How to Program Your Business Processes Like a Professional Coder

The main objective, when creating processes, is to create a framework that is as smooth, elegant, and as automatic as possible. To this end, it may be useful to think of processes as code and yourself as a programmer. The sum of the code you write is, thus, the software program that helps you and your team run your business. Each time you create a new process, you are writing new code. And just like code, processes can be modified to adapt to new realities.

[Photo: Blake Connally/Unsplash]

[Photo: Blake Connally/Unsplash]

Start Creating Business Processes Like a Programmer

1. Process Creation Begins with Writing the Code

To start, interview the person responsible for the process, or simply document your own process. Once you have the key steps, write how the process will work. For this code to be as effective as possible, it has to state:

  • what is done on a daily basis

  • who is executing the action

  • when and how often the action is being performed

Code must be exact, and your processes should be too. The more precise the instructions are, the better.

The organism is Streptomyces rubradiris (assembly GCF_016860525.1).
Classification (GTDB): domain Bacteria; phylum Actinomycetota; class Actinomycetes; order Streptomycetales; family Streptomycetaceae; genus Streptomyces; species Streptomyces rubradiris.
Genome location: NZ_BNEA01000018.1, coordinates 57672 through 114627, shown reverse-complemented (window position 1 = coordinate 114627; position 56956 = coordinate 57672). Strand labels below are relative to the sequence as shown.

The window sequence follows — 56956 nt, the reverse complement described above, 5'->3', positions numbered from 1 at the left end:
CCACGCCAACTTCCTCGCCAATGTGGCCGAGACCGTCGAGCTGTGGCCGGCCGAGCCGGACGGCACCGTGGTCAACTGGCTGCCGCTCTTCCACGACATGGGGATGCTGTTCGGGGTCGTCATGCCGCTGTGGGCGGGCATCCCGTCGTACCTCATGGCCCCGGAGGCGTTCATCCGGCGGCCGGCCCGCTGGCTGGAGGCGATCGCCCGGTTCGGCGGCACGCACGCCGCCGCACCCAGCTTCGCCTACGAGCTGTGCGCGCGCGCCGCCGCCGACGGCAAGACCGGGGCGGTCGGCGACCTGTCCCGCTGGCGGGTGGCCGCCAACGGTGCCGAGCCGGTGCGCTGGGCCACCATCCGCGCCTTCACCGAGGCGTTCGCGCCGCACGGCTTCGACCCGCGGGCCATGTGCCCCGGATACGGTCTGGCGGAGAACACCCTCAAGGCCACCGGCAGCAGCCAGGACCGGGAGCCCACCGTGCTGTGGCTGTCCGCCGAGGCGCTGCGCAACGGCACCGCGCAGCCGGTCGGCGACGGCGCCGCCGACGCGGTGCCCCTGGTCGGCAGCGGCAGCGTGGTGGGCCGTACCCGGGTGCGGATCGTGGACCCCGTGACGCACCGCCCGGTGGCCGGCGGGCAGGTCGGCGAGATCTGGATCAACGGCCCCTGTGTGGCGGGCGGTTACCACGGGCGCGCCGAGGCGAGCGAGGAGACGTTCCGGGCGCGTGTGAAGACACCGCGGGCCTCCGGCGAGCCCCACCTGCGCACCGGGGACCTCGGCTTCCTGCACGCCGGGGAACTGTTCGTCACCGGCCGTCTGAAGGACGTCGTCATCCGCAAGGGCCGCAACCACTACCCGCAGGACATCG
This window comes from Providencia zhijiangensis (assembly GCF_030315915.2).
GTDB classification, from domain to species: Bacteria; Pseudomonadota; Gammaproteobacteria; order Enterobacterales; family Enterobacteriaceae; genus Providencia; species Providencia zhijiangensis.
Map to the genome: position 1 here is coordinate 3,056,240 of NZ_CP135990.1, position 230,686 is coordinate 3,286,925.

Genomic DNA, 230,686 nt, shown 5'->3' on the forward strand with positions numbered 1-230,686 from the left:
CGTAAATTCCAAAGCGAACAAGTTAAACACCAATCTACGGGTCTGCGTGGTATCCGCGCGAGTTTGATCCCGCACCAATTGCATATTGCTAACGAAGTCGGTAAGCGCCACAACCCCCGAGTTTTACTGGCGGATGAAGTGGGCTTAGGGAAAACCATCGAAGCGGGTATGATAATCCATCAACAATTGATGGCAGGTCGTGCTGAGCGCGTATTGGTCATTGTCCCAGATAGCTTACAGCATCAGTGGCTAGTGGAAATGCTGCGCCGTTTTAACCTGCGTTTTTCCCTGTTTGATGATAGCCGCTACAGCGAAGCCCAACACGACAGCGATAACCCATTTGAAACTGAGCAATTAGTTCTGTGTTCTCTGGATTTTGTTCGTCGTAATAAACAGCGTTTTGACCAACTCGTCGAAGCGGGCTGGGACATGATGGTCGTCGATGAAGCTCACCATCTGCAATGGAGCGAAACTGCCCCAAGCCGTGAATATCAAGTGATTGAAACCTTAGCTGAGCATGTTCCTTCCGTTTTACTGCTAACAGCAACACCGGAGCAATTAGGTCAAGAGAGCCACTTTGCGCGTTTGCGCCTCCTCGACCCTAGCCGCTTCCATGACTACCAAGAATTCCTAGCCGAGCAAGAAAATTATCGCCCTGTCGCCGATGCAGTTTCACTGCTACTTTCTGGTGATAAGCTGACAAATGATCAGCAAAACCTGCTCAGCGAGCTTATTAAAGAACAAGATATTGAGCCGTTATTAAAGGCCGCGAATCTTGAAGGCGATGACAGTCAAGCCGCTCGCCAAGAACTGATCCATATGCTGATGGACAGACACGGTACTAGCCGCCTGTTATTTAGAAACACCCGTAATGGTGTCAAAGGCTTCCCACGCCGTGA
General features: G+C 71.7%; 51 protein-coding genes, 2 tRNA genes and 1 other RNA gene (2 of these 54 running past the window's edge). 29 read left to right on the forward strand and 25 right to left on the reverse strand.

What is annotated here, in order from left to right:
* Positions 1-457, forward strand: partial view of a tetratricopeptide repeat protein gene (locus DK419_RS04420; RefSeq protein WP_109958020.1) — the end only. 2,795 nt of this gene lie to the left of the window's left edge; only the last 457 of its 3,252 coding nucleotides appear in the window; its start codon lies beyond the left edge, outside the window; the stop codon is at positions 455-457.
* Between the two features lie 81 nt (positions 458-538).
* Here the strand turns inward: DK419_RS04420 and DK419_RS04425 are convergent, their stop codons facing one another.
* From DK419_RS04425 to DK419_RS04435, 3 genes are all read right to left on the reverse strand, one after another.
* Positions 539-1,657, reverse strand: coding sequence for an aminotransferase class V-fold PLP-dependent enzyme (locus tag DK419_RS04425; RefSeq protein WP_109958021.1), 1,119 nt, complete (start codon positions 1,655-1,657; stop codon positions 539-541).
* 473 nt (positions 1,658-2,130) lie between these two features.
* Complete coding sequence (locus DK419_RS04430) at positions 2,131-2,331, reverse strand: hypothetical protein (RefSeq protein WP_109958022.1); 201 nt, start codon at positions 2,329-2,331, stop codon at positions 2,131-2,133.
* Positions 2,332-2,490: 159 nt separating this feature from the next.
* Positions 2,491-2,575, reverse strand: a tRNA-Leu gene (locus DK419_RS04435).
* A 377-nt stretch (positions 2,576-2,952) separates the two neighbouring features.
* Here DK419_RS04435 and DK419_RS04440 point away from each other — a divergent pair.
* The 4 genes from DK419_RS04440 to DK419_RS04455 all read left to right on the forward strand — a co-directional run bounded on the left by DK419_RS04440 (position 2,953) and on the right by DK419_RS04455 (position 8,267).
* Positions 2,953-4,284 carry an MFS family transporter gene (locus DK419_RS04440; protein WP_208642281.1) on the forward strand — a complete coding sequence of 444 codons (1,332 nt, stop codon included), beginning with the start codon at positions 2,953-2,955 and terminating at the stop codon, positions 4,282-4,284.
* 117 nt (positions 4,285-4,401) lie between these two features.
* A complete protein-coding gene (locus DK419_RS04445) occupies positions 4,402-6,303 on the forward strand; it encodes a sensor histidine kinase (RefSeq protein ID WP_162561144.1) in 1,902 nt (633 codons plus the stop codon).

2. Ensure It Is Simple and Complete

Of course, the design of the code must be as simple as possible. If too much information is included, it will be clunky and hard to follow. At the same time, it is crucial not to leave out any critical bits of information. Ideally, the code will work in the hands of anybody who is tangentially familiar to the area, so it must be designed with this scenario in mind.

The idea is that your business will run smoothly, regardless of vacations, maternity leave, employee turnover, or any of the other events that can have an impact on your work and product. If necessary, a person who has basic knowledge can take over running the code, at any given point in time.

[Photo: Markus Spiske/Unsplash]

[Photo: Markus Spiske/Unsplash]

3. After it Has Been Written, Test It

Implement the code, using the parameters initially designed. If this is your first time, I recommend getting the code as complete as possible, but not staying in the design phase until everything is perfect. You risk never moving forward with the implementation, and it is far preferable to have mediocre processes than none at all.

Try them out for a week. Ask a team member who is testing the processes to give you feedback on how the processes are set up and whether they are functioning correctly. It might be a good idea to design review interviews at fixed intervals after the processes are implemented. The programmer can then go item by item to find out how the code can be improved.

If they are your own processes, it is even easier to modify the code as you find things that need to be perfected. Keep questioning your routine, until you find the best way to arrange your processes.

4. What To Do With Errors